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The 'undesirable' features that could knock £50,000 off the value of your home

Abigail Fenton
·4-min read
Combined home insurance premiums are at their highest since 2013, with some home-ownerspaying more. (Breno Assis/Unsplash)
Mould or damp, and signs of pest infestations could cost you thousands of pounds when it comes to selling your property. Photo: Breno Assis/Unsplash

Noisy neighbours, pet smells, old electrics, and being near a pub are just a few of the “undesirable” features that could knock £50,000 ($63,672) off the value of your home, research suggests.

The two things most likely to put a potential homebuyer off a house are mould or damp on the walls, deterring 62% of people, and signs of a pest infestation, at 57%, according to a survey of 2,000 people by retailer Hammonds Furniture.

The top 10 least-desirable property features to UK buyers

  1. Mould or damp (62%)

  2. Signs of a pest infestation (57%)

  3. Old electrics or wiring (50%)

  4. Japanese knotweed (48%)

  5. Noisy neighbours (48%)

  6. A messy neighbouring house (39%)

  7. Pet smells (37%)

  8. A bathroom with no bath (34%)

  9. Very close to a pub (32%)

  10. A weak shower (28%)

These issues can reduce a property’s value buy up to a fifth — knocking £49,471 off the average UK house price of £247,355, according to WeBuyAnyHouse’s managing director Michael Patterson.

“Mild cases of mould may not affect value too dramatically if all is needed is a dehumidifier and some mould-resistant paint, but very severe cases can reduce a property’s value up to 20%,” he said.

“Pests can also cause extensive damage — especially rats that are prone to chewing through electrics and wooden beams, which you would need to repair.

“Depending on the damage done, you could be looking at between 5% to 20% of a decrease in value.”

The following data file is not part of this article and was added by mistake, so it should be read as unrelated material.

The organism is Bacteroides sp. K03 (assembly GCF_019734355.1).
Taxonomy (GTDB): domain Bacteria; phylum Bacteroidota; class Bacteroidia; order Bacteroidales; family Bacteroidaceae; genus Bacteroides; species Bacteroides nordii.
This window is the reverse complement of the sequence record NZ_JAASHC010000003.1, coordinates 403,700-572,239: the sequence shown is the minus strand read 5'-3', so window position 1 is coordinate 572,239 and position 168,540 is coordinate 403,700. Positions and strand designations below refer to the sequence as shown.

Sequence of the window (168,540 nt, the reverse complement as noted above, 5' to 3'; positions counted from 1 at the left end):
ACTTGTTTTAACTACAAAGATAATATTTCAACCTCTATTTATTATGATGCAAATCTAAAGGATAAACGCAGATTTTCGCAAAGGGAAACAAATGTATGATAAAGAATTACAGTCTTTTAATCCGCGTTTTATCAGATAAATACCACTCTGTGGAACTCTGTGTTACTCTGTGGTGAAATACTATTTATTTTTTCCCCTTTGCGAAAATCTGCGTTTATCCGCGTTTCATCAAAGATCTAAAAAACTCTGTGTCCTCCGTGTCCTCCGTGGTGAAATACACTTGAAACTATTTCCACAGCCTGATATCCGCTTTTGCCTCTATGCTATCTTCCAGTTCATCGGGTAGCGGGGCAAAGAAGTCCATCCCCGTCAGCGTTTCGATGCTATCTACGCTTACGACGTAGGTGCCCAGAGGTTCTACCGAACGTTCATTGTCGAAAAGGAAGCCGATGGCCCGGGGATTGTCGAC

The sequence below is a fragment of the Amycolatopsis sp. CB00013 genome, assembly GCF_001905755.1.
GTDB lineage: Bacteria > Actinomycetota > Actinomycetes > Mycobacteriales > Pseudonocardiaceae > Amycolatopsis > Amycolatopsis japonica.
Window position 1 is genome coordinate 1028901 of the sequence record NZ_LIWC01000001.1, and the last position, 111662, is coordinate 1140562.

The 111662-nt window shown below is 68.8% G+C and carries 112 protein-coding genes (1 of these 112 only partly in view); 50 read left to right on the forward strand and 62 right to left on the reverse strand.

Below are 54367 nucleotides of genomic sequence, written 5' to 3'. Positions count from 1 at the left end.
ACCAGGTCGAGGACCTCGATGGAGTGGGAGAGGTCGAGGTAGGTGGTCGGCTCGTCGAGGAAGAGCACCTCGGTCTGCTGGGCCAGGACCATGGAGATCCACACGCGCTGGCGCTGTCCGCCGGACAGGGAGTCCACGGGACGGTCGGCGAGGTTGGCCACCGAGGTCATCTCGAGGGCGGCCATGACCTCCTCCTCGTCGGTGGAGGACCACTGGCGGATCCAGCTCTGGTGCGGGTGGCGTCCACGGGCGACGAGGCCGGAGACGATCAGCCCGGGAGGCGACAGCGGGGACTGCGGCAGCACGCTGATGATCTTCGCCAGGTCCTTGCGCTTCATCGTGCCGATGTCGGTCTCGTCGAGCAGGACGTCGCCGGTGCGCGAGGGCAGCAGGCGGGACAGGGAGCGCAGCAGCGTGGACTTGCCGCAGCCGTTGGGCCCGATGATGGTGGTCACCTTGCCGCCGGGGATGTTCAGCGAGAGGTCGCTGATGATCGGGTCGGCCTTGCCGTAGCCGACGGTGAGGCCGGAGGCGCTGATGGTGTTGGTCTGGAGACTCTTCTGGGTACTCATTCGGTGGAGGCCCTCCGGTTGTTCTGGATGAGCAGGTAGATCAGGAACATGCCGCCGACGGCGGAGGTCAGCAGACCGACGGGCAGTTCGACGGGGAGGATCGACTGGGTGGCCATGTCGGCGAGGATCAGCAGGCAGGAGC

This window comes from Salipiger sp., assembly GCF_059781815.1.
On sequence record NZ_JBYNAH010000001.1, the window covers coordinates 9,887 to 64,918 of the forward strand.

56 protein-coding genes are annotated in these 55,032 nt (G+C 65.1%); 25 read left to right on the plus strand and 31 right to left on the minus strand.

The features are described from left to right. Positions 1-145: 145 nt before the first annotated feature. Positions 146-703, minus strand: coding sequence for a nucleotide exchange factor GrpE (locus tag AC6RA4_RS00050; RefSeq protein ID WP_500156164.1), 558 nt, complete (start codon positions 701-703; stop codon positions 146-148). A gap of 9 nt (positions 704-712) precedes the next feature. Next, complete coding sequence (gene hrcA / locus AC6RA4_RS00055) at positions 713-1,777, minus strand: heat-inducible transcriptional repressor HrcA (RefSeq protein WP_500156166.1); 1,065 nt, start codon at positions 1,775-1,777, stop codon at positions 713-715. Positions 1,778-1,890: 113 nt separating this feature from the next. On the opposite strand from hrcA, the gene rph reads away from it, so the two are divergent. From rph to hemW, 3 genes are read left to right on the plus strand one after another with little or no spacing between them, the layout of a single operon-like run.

While it’s common for buyers to be put off by signs of disrepair and neglect that could be cost a significant amount of money to fix, a large amount are also put off by features that could be quickly rectified, the survey found.

A third of people would be put off a house if it had a messy garden, which could also knock off up to fifth of a property’s price, according to Patterson.

READ MORE: Coronavirus — UK homeowners say they've been 'let down' by banks

Almost a fifth (19%) would be put off by holes in the walls from hanging pictures or paintings, and nearly a quarter (24%) of people would look elsewhere if the house had ugly wallpaper.

Even more people would reconsider a purchase if a house had a “weak” shower, at 28%, while a massive 37% people said they would find pet smells “off-putting.”

Many features proven to be detrimental to the price of a property are completely out of the owners’ control, the research found.

Two in five (39%) people would reconsider a purchase if a house had a “messy looking” neighbouring house, almost half (48%) would if they could hear noisy neighbours, and a third (32%) would dislike the thought of a pub nearby.

Perhaps less surprising, 14% would be put off buying a house if the road had a rude street name, the survey found.

Some house buyers even claimed they would be put off by features that others might find attractive — one in 10 people wouldn’t choose a property if it had a swimming pool or hot tub, and 13% would dislike laminate flooring, they revealed.

READ MORE: How much space the UK's average house price can get you in these areas

As for features house buyers would pay more for, a garden tops the list, with nearly half (45%) of people claiming they would pay more for outside space.

This is closely followed by a garage (37%) a conservatory (31%) and a loft conversion (27%).

“A nice sized garden can add up to 25% more on a house price, especially if it is well maintained with a seating area for the summer,” said Patterson.

“A carriage driveway can add up to 15%, and an attractive conservatory can add up to 10% to a house price.”

However, only 15% of people would pay more to be close to public transport. Just 13% would pay more for a log burner, and only 8% of people would be swayed by smart meters in the home, the study found.

Holly Herbert at WeBuyAnyHouse offered some advice to sellers who want to present the best house possible.

READ MORE: Brits spend over £3,500 on hidden 'extra' costs of moving home

“In general, to get a house in a good position to sell I would say decoration is key,” she said.

“Freshly painted walls make a big difference — even if it’s the same colour as before — as it will make the place brighter and remove any scuffs and marks.

“Gathering all information about the house for viewers is also important — general running costs, council tax band, local transport links. Getting it all in one place so you have it to hand with no hesitation is something buyers appreciate.”

She added: “And don’t forget to take the best possible advertising photos.”